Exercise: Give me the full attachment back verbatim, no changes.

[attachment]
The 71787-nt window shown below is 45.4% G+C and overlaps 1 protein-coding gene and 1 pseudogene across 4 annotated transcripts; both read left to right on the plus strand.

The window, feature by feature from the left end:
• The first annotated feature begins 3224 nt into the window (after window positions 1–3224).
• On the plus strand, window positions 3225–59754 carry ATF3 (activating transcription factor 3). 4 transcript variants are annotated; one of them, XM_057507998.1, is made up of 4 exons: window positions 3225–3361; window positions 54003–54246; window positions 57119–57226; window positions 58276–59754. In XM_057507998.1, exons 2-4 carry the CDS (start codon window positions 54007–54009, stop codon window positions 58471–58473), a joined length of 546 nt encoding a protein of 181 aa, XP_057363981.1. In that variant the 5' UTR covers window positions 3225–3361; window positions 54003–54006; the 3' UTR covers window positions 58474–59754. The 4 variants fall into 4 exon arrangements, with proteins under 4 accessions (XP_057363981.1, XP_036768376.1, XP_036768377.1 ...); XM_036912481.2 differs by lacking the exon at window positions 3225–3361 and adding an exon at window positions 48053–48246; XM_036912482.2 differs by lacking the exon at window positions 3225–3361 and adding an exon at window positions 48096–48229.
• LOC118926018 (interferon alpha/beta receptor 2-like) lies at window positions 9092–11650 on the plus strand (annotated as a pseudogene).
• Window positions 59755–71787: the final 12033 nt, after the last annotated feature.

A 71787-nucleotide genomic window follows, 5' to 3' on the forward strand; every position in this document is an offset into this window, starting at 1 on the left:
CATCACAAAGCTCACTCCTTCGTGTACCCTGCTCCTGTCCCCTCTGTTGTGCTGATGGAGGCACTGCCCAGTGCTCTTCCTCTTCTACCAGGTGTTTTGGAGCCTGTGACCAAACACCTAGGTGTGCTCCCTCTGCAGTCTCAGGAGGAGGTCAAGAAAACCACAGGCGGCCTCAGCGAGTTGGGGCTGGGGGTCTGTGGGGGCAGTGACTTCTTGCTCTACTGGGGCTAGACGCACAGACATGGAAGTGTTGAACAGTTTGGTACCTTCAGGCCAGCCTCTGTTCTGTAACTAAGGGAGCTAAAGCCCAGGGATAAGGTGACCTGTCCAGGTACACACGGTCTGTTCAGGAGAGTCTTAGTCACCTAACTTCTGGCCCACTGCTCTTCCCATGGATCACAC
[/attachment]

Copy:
The 71787-nt window shown below is 45.4% G+C and overlaps 1 protein-coding gene and 1 pseudogene across 4 annotated transcripts; both read left to right on the plus strand.

The window, feature by feature from the left end:
• The first annotated feature begins 3224 nt into the window (after window positions 1–3224).
• On the plus strand, window positions 3225–59754 carry ATF3 (activating transcription factor 3). 4 transcript variants are annotated; one of them, XM_057507998.1, is made up of 4 exons: window positions 3225–3361; window positions 54003–54246; window positions 57119–57226; window positions 58276–59754. In XM_057507998.1, exons 2-4 carry the CDS (start codon window positions 54007–54009, stop codon window positions 58471–58473), a joined length of 546 nt encoding a protein of 181 aa, XP_057363981.1. In that variant the 5' UTR covers window positions 3225–3361; window positions 54003–54006; the 3' UTR covers window positions 58474–59754. The 4 variants fall into 4 exon arrangements, with proteins under 4 accessions (XP_057363981.1, XP_036768376.1, XP_036768377.1 ...); XM_036912481.2 differs by lacking the exon at window positions 3225–3361 and adding an exon at window positions 48053–48246; XM_036912482.2 differs by lacking the exon at window positions 3225–3361 and adding an exon at window positions 48096–48229.
• LOC118926018 (interferon alpha/beta receptor 2-like) lies at window positions 9092–11650 on the plus strand (annotated as a pseudogene).
• Window positions 59755–71787: the final 12033 nt, after the last annotated feature.

A 71787-nucleotide genomic window follows, 5' to 3' on the forward strand; every position in this document is an offset into this window, starting at 1 on the left:
CATCACAAAGCTCACTCCTTCGTGTACCCTGCTCCTGTCCCCTCTGTTGTGCTGATGGAGGCACTGCCCAGTGCTCTTCCTCTTCTACCAGGTGTTTTGGAGCCTGTGACCAAACACCTAGGTGTGCTCCCTCTGCAGTCTCAGGAGGAGGTCAAGAAAACCACAGGCGGCCTCAGCGAGTTGGGGCTGGGGGTCTGTGGGGGCAGTGACTTCTTGCTCTACTGGGGCTAGACGCACAGACATGGAAGTGTTGAACAGTTTGGTACCTTCAGGCCAGCCTCTGTTCTGTAACTAAGGGAGCTAAAGCCCAGGGATAAGGTGACCTGTCCAGGTACACACGGTCTGTTCAGGAGAGTCTTAGTCACCTAACTTCTGGCCCACTGCTCTTCCCATGGATCACAC